Let’s have a little thought experiment. Suppose you buy, for $1 million, a property in Connecticut. Now let’s say, tweny years after you’ve been paying this off, you’re told that it’s on top of a toxic waste site, completely useless to you or anyone else, that you’re out $1 million. Oh, and by the way, the people who sold it to you knew exactly what they were selling you.
    Would you response be a pleasant “hah, hah, you got me. The world of the future has just changed as of today”?

    The issue is not YET culpability, but one day it is going to be. There is a very definite class of people who bear culpability for the changes of the future, and those for whom the changes are not advantageous will be perfectly within their moral rights to demand compensation from those culpable. Those culpable will, of course, not pay up. At that point what happens is anyone’s guess, but I personally expect it to make America’s big Middle Eastern Adventure look like the minor sideshow that it is.

  5. The west coast of Ireland is the place to go (though I’m loathe to make this too public). The total population of the island is now half of what it was during the 1830s (just prior to the potato blight) and it can therefore become a sustainable and self-sufficient place far easier than almost anywhere else in Europe.

    The Gulf Stream (if it were to shut down) would have consequences for the entire continent, but there’s still a great deal of discussion about just how serious those consequences would be. The idea of us having “a Siberian climate” just because we’re at the same latitude is plain silly. Siberia is in the centre the world’s largest landmass… the climate dynamics are completely different to those of a coastal area.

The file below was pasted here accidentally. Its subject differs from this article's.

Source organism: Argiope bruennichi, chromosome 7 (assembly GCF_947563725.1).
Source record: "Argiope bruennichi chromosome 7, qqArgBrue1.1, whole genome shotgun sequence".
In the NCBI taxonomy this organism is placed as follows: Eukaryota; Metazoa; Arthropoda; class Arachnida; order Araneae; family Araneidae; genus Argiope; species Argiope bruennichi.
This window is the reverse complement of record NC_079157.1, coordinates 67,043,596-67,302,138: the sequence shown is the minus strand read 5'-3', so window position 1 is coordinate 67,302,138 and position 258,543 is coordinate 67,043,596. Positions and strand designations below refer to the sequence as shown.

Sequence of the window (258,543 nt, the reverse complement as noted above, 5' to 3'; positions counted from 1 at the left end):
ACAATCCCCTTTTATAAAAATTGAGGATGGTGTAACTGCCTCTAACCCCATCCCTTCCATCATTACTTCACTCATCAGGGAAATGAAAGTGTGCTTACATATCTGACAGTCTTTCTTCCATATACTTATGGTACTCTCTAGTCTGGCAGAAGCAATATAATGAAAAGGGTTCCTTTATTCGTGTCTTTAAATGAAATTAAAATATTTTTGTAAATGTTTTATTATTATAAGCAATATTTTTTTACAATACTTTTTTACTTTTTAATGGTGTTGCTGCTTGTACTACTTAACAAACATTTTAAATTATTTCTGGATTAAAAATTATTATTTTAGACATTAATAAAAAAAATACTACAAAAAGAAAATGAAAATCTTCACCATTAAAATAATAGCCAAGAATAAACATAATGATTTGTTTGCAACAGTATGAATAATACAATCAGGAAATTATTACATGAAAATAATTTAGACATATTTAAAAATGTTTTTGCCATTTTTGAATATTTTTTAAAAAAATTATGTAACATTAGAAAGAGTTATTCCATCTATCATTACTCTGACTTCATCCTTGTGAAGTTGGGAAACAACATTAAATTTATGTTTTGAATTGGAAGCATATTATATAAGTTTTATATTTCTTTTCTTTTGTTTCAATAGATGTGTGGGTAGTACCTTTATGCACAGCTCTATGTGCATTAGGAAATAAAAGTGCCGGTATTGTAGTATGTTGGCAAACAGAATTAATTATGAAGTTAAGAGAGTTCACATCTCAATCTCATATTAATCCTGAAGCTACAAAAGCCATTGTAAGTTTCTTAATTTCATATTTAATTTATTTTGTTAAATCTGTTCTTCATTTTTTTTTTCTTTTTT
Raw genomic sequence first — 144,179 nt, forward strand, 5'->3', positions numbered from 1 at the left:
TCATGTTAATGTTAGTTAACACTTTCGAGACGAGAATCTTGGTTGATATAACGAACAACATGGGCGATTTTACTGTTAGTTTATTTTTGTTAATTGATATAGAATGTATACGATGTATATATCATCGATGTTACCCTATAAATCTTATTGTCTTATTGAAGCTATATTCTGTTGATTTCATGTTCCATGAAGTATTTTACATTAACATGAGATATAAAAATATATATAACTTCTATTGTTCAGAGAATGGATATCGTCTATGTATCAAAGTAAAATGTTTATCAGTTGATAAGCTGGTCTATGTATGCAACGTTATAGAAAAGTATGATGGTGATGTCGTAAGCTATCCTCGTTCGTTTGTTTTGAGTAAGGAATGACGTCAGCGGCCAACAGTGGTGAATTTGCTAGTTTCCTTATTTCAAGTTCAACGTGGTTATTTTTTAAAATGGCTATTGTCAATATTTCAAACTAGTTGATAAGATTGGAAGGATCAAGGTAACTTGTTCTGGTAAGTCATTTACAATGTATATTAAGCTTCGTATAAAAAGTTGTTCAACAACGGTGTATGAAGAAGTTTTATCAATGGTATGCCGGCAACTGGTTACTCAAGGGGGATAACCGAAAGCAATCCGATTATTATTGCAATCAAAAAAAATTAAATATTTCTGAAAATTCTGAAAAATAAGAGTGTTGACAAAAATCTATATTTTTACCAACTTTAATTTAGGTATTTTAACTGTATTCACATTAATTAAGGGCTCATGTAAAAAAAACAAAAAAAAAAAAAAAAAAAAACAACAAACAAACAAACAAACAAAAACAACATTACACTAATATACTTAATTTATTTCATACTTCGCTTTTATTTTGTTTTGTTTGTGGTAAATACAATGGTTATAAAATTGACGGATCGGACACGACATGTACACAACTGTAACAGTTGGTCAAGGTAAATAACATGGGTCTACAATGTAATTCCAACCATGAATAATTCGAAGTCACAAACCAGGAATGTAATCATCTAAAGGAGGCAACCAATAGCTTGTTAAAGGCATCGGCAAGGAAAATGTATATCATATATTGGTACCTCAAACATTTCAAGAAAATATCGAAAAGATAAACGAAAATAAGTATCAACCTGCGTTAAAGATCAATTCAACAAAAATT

A much better comparison would be the southwestern coast of Canada which, while cold in the winter, is certainly a place where people can live and produce food all year round.

  6. There is a very definite class of people who bear culpability for the changes of the future, and those for whom the changes are not advantageous will be perfectly within their moral rights to demand compensation from those culpable.

    The world will change in any case. Some people will suffer, some will gain. It is arrogance to think that the conditions here and now are preferable to changed circumstances.
    We may have a certain influence on the speed of the change, but it is by no means certain that the tremendous cost excercising that influence would mean it is worth it to anybody including those who would suffer from the change.

  7. I’ve played this game in my head but I live in Pennsylvania without the resources to move so I mostly wonder how to make what I have work in the coming shock. I always come back to realizing that when the oil runs out, we are going to have to rely on our immediate communities to survive. I can’t grow/raise everything I need to survive in my small yard. If I had dozens of acres, I probably wouldn’t be able to defend it against poachers/squatters. (I’m not going to be able to wave a gun around without getting shot first – or shooting myself, for that matter.) So it’s going to come down to a neighborhood cooperative thing, which I’m not entirely sure would work with the mix of people I live among right now. I’m hoping that I can count on three or four of them though and that may be enough.